Peru to vote on presidential ouster as bid seems to lose strength
By Marco Aquino
LIMA, Sept 18 (Reuters) - Peru's Congress is set to vote on Friday over whether to oust President Martín Vizcarra after impeachment proceedings were launched last week, a bid that has roiled the copper-producing country but has appeared to lose steam in recent days.
Vizcarra, or a lawyer on his behalf, will mount a defense to lawmakers after they voted to impeach the centrist leader on grounds of "moral incapacity" over alleged links to an case of irregular government contracts with a little-known singer.
However, despite simmering anger in the Andean country, which is facing a sharp economic contraction and one of the world's most severe coronavirus outbreaks, the bid to oust him has faltered with key opposition lawmakers rejecting the plan.
The opposition-dominated Congress must gather at least 87 votes out of 130 lawmakers to remove 57-year-old Vizcarra, who does not have his own party representation in the legislature. A vote to start impeachment proceedings gained 65 votes.
"Let's not get distracted by secondary, banal things. Peru has so many problems to be distracted by sterile discussions," Vizcarra told state television at an event on Thursday.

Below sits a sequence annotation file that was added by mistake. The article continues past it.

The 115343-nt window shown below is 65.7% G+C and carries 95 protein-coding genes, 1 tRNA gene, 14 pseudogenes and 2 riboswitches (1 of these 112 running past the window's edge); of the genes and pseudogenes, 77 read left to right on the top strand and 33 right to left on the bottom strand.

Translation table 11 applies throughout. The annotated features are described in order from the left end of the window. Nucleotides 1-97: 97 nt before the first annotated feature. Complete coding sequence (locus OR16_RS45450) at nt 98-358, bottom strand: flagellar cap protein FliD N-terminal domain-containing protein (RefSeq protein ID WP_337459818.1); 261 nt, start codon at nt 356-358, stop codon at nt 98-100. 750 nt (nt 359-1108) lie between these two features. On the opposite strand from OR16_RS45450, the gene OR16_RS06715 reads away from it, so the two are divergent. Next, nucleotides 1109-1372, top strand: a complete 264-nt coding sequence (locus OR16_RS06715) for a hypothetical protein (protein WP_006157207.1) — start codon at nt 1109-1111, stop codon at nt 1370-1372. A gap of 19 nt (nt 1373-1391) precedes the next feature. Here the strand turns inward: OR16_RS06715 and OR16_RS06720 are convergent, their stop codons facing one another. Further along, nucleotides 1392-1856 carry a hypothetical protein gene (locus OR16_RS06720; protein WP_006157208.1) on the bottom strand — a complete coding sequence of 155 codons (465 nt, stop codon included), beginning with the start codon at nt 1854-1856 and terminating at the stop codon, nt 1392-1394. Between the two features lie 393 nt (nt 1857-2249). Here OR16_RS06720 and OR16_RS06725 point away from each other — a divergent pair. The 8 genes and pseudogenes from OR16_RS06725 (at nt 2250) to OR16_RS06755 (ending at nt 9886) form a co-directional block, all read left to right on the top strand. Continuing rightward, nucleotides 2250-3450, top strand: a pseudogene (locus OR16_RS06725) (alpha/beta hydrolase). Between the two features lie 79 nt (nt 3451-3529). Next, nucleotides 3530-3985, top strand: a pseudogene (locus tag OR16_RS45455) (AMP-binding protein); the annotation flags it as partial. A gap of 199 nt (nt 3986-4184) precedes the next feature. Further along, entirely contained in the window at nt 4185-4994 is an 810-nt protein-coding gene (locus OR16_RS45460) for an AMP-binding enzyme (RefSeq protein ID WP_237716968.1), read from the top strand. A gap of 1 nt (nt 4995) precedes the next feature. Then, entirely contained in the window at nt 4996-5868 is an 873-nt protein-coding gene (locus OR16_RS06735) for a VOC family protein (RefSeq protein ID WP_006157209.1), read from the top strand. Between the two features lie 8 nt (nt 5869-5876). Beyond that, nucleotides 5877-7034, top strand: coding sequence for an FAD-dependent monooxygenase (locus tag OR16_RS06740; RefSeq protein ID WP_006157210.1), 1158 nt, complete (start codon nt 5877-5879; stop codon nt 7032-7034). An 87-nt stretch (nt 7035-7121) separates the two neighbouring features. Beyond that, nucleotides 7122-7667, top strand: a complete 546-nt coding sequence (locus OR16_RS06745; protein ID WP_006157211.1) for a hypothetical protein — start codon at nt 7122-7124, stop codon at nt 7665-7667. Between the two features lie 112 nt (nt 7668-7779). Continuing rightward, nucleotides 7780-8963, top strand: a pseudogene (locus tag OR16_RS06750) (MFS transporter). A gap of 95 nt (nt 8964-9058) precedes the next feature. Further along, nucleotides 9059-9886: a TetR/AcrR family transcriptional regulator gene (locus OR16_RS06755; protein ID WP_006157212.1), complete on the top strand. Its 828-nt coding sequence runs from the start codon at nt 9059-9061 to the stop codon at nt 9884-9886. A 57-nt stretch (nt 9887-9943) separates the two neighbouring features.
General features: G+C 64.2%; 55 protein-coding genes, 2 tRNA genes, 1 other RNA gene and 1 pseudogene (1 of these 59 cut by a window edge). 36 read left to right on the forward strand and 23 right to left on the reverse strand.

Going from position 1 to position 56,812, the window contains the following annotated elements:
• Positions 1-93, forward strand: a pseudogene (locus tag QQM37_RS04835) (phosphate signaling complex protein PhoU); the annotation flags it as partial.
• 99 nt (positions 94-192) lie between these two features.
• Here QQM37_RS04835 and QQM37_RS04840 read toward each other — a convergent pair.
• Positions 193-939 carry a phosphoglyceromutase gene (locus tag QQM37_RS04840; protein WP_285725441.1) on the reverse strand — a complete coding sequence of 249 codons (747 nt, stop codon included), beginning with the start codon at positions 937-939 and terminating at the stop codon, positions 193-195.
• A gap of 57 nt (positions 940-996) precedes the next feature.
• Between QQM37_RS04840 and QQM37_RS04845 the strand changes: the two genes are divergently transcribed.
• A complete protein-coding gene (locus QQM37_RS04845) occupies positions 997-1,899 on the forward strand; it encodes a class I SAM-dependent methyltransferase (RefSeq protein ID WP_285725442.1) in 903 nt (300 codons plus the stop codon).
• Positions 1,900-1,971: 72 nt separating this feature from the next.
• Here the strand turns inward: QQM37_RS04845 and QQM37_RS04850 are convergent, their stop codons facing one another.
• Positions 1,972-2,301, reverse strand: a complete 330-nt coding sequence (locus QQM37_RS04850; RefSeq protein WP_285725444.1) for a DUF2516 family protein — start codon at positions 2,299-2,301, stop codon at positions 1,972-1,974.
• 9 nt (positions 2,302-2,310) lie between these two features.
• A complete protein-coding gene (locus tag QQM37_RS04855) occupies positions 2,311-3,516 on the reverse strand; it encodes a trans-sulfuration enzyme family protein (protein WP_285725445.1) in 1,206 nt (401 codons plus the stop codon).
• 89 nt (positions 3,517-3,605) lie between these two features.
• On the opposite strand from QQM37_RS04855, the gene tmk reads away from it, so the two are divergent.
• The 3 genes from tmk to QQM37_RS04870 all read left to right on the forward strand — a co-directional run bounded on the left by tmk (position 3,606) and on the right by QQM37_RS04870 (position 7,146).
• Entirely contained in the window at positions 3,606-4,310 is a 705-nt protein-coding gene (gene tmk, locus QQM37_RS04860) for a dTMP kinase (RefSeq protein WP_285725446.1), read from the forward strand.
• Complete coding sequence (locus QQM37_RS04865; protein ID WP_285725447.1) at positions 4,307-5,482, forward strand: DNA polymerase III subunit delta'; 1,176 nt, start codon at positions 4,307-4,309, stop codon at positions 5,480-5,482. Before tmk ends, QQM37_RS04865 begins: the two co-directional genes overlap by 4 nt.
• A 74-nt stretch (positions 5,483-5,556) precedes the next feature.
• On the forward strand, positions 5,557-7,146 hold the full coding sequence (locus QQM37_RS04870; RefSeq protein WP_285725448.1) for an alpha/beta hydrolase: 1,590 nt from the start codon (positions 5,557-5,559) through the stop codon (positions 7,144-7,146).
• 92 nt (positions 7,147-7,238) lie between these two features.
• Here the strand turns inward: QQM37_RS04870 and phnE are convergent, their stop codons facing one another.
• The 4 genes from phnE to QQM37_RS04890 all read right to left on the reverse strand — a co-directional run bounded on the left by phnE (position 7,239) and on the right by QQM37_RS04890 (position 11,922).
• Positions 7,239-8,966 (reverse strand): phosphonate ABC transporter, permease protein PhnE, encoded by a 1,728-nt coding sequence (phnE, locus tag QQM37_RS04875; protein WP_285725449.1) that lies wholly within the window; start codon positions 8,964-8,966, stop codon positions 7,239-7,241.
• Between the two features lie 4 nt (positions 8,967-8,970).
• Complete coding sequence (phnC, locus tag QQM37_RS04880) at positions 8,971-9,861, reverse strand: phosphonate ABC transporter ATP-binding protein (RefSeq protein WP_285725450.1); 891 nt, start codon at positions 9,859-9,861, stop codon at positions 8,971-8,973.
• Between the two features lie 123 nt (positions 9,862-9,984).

If Vizcarra were ousted, the presidency would be assumed by the head of Congress, Manuel Merino.
Vizcarra has claimed that the move is a plot by Congress, which was elected in January after the president dissolved the previous parliament last year in the middle of a fight with the opposition over his anti-corruption reforms.
A recent Ipsos poll showed that 79% of Peruvians would prefer Vizcarra to fulfill his mandate, which runs until elections in April next year, in which he is not running.
Peru, the world's second largest copper producer, has a history of political turmoil, with three attempts to impeach a sitting president in the last five years.
(Reporting by Marco Aquino in Lima; Editing by Adam Jourdan and Steve Orlofsky)
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